The architecture of the depicted prior art memory device also does not allow for optimal memory cell density. Because the depicted architecture requires a corresponding column decoder 14 for addressing memory cells (not shown) of each array block 12, an excessive amount of chip real estate of the IC memory device 10 is occupied by column decoding circuitry. Therefore, the overall memory cell density of the IC memory device 10 is limited in part due to the use of a separate corresponding column decoder for addressing the memory cells of each array block 12.

FIG. 2 shows a block diagram at 40 illustrating a first exemplary prior art array block 12 (FIG. 1) including a plurality of memory cells 42 arranged in a number of rows 44 and columns 46. The memory cells 42 may be, for example, static RAM (SRAM) cells. Each memory cell in a row is coupled to a word line 48 adapted to receive a row address signal from a corresponding output of the row decoder 16 via a corresponding one of the row address lines 18. The depicted array block also includes a plurality of bit line pairs each of which includes a primary bit line 52 and a complementary bit line 54. Each of the bit line pairs is used to address a cell column 46 of the array block 12. The total number of word lines 48 and bit line pairs varies with the total capacity of the memory cell array. The depicted array includes M columns 46 designated COLUMN-- 0, COLUMN-- 1, . . . COLUMN-- M-1.

Each memory cell 42 includes a first data port 41 connected to a corresponding one of the bit lines 52, a second data port 43 connected to a corresponding one of the complementary bit lines 54, and a word select port 45 connected to receive a row select signal from a corresponding one of the word lines 48. Where the memory cells 42 are SRAM cells, the first and second data ports 41 and 43 are connected to access transistors (not shown) of the cells 42 which include a flip-flop device, for showing data, coupled with the access transistors.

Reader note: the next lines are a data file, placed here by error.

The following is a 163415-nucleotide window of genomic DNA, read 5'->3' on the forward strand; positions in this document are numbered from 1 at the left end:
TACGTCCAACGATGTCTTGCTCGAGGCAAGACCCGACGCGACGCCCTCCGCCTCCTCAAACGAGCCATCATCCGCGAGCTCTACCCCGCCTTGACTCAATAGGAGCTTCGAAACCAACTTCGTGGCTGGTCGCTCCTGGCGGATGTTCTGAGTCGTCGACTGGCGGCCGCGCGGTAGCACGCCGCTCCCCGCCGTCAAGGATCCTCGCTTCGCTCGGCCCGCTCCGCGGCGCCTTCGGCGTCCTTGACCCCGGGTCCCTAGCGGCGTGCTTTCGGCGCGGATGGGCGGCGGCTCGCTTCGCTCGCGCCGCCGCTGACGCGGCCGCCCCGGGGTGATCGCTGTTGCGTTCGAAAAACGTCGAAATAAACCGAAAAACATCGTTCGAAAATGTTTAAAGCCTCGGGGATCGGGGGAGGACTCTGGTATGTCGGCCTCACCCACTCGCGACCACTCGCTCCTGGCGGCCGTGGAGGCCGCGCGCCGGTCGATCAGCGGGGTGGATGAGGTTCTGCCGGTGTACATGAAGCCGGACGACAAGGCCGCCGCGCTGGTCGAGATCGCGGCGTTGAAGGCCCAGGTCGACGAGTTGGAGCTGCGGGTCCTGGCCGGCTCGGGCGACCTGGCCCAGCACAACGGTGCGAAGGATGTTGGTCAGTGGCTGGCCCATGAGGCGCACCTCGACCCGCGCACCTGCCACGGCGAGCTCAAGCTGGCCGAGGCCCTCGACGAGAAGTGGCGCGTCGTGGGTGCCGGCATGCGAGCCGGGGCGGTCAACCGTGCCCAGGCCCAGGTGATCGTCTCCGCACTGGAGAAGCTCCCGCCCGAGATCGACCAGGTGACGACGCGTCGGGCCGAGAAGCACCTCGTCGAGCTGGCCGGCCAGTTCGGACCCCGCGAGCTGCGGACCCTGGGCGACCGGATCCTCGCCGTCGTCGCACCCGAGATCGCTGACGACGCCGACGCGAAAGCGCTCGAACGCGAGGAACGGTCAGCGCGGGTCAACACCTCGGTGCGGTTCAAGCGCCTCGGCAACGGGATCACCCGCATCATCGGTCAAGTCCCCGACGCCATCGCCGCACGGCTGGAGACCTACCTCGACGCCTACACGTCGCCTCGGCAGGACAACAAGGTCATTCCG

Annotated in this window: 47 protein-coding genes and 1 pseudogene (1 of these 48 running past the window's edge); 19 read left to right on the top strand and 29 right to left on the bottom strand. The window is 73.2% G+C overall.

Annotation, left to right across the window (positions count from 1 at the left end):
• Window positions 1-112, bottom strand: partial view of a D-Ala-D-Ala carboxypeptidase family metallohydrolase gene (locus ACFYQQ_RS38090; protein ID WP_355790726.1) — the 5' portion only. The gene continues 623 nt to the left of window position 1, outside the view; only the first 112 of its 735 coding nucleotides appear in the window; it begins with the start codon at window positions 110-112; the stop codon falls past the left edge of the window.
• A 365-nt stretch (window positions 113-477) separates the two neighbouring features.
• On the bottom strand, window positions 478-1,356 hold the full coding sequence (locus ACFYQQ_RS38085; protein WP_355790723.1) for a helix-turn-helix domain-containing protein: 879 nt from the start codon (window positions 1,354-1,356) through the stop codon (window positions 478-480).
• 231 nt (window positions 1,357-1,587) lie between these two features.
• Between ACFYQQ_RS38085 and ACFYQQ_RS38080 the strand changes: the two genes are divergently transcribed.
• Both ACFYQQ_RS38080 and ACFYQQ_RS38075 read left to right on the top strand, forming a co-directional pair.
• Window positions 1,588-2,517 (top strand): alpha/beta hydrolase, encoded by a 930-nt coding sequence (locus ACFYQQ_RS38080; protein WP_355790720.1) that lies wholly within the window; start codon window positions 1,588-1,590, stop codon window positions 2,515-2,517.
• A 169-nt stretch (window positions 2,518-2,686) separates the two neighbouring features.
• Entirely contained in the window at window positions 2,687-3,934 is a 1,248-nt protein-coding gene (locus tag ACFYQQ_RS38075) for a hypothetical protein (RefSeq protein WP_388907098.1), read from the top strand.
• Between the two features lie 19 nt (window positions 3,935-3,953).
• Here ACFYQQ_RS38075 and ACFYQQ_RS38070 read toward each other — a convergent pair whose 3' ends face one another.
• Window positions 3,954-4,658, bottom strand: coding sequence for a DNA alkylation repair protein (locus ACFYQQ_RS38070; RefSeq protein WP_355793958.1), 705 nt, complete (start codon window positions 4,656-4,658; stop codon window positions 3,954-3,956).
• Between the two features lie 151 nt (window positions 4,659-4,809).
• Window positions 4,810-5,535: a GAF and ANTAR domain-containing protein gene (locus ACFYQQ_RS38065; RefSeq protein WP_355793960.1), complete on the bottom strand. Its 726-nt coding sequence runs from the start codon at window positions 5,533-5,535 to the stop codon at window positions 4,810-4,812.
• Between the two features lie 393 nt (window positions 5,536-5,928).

A column multiplexer 60 includes multiplexer input ports each coupled with a corresponding one of the bit line pairs for selecting cell columns 46 of the array 12. The column multiplexer includes M column gate blocks 62 each of which is coupled with a corresponding one of the bit line pairs of the array. Each of the M column gate blocks 62 includes a primary transfer gate 64 and a complementary transfer gate 66. Each primary transfer gate 64 includes a source 67 connected to a corresponding one of the primary bit lines 52, a drain 68 connected to a primary input line 70 of a corresponding one of the block amplifiers 24 via ones of the data lines 26, and a gate 72 connected to receive a corresponding one of column select signals designated CS-- 0, CS-- 1, . . . CS-- M-1 from the column decoder 20 via a corresponding one of the column select lines 22. Each complementary transfer gate 66 of each M column gate blocks 62 includes a source 77 connected to a corresponding one of the complementary bit lines 54, a drain 78 connected to a complementary input line 80 of the corresponding block amplifier 24 via ones of the data lines 26; and a gate 82 connected to the gate 72 of the corresponding primary transfer gate 64 to receive the corresponding one of the column select signals CS-- 0, CS-- 1, . . . CS-- M-1.